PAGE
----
No Confidence Motion: How does it work?
What is a No Confidence Motion?
A government can only hold power in a parliamentary democracy if it has a majority in the directly elected House. This principle is embodied in Article 75(3) of the Indian Constitution, which states that the Council of Ministers is jointly accountable to the Lok Sabha. This is an important part of Indian Polity and also a tool in the hands of the opposition to keep checks and balances.
The No Confidence Motion is not directly addressed in any clause of the Indian Constitution. The Lok Sabha is the Council of Ministers' sole source of accountability, according to Article 75. There is no mention of the No-confidence Motion in the Constitution and the same was introduced in the rule book under the powers of making rules.
As the name itself suggest that the ruling Government has to have the confidence of the house. Since the Parliament’s Lower House is constituted by the representatives elected by the people of India, therefore, it is termed as the house of people of India, and any ruling Government has to have the confidence of the members.
To save the Government and the motion, the ruling party has to have more than 50% of the strength of the MP present in the house at the time of voting.
How does the No Confidence Motion work?
As per the system evolved in the Indian Parliament and the rules made thereunder ‘No Confidence Motion’ can be brought into the Lok Sabha (Lower House) only.
In accordance with Rule 198 of the Lok Sabha Rule, a precise procedure must be followed in order to pass a motion of no confidence. The Indian Constitution does not contain a Confidence or No Confidence Motion Article. However, Article 75 of the Indian Constitution mandates that the Council of Ministers be jointly accountable to the Lok Sabha. The No Confidence Motion may be presented to the Lok Sabha if it gets the support of 50 MPs or more (exclusively from the Opposition).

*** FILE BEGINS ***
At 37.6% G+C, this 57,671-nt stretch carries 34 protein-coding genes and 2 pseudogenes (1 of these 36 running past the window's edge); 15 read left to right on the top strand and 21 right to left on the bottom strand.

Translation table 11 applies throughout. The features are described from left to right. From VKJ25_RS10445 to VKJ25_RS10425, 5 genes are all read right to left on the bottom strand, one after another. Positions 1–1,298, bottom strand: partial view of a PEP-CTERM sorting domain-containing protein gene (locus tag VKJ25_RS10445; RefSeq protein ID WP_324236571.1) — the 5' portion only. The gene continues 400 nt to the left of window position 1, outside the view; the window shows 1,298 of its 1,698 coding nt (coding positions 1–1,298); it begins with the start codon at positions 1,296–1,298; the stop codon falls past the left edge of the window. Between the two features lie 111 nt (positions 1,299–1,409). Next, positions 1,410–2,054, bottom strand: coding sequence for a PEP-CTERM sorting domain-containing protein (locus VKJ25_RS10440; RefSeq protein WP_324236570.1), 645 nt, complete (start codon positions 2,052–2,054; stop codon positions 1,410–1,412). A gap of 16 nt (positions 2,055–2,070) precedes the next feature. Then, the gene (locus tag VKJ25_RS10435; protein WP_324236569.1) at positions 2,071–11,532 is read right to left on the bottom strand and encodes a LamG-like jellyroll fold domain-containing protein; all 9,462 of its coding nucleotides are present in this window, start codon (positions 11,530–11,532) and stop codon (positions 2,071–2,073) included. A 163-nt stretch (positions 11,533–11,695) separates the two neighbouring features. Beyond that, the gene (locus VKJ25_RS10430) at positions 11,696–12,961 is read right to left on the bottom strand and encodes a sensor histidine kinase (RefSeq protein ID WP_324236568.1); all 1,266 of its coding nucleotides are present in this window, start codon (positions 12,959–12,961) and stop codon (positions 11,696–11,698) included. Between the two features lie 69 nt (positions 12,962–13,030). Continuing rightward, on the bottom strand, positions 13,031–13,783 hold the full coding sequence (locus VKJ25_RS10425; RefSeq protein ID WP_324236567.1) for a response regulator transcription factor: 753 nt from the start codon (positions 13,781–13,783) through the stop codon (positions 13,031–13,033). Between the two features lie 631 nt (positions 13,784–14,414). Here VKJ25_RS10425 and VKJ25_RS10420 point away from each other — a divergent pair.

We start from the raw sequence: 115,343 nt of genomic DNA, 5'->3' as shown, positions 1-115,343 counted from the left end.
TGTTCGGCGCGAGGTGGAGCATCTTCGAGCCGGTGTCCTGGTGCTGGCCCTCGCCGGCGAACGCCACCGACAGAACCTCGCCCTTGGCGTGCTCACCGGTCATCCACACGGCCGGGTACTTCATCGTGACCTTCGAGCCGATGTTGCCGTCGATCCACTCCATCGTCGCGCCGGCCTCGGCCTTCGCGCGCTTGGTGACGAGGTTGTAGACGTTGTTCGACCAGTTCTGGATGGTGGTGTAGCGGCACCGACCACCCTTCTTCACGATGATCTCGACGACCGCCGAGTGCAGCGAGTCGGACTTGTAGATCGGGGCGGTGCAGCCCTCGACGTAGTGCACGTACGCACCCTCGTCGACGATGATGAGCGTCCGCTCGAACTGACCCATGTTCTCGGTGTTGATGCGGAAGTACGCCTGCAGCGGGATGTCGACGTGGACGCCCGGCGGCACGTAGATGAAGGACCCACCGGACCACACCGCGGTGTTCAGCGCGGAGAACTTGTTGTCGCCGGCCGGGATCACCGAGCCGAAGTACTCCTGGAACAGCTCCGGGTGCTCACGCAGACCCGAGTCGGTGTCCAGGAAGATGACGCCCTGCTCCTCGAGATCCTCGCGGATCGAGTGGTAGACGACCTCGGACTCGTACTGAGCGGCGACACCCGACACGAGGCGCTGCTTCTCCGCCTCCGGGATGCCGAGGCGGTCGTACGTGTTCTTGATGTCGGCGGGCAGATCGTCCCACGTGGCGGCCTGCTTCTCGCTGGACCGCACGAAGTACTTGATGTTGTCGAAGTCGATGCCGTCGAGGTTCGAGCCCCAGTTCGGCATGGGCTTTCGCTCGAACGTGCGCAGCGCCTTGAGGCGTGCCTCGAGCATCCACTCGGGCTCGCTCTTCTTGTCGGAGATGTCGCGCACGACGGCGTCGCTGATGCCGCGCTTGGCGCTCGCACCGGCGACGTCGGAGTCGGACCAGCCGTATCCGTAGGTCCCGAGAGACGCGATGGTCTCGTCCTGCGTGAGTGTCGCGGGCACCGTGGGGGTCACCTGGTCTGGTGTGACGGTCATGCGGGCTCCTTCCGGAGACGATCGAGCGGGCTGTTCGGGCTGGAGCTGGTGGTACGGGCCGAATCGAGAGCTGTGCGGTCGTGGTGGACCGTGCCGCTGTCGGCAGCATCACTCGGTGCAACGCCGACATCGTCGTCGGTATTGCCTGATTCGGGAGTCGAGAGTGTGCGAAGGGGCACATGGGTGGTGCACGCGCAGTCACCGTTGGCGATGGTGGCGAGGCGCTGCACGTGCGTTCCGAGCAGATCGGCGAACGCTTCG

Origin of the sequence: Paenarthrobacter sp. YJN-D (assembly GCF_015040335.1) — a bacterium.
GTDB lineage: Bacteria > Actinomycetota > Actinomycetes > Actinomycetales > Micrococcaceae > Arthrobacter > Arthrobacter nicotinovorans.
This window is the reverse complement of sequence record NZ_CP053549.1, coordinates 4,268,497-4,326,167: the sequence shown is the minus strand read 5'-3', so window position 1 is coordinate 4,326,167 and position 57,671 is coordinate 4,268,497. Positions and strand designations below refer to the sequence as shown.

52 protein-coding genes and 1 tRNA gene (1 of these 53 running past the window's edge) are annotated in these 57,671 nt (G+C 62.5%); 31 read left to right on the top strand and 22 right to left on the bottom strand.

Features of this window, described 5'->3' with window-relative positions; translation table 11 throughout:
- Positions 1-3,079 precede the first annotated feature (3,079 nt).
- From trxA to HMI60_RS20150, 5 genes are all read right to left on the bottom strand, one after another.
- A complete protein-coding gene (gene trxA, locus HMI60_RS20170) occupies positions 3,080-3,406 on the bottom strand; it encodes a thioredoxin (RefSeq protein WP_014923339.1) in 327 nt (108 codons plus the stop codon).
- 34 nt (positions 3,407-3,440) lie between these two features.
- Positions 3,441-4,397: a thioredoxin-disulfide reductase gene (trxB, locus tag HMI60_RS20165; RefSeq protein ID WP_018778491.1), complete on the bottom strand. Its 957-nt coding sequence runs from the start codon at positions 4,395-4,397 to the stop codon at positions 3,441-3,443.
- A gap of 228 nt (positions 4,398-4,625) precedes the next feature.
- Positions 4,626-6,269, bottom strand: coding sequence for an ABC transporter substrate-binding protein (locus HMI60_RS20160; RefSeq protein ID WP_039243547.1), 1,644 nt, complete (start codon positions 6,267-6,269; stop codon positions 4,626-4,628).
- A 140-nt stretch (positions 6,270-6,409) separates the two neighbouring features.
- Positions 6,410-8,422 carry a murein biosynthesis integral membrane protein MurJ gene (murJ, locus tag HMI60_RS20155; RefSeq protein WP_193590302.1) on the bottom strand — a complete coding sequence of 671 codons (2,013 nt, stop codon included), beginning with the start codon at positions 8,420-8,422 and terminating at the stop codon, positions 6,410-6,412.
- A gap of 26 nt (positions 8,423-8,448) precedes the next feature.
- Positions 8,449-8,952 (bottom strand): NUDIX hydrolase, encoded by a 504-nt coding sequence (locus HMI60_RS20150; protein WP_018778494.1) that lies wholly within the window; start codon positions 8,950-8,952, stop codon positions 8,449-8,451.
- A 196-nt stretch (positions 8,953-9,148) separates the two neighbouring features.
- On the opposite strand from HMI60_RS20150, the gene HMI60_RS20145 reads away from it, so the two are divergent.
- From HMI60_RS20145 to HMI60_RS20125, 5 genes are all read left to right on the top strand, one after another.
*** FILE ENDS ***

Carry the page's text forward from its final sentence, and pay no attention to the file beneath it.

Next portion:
In accordance with Rule 198 (1) (a), the Speaker may call a meeting of the members to request permission to introduce the proposal. Rule 198 (1)(b) states that the opposition members asking the motion must give formal notice to the Lok Sabha Secretary-General before 10 AM on the proposal day. If the proposal cannot be completed by that time, it must be submitted by 10 AM the following day. For presenting the motion, it must be supported by at least 50 Members of the Parliament so that it is neither misused nor used as a matter of routine course.
As per Rule 198 (3) of Lok Sabha Rule 198, the Speaker of Lok Sabha may permit a portion of the day, an entire day, or a number of days to discuss the motion after the leave for the motion is granted. As per Rule 198(4), the Speaker has to ask questions at the designated hour on the day designated for discussion on the motion in order to control the house’s decision. The Speaker also has the power and authority to set a time restriction for discussion under Rule 198(5). The government must leave the office for further action if the motion is approved in the House.
The History of 'No Confidence Motions' in India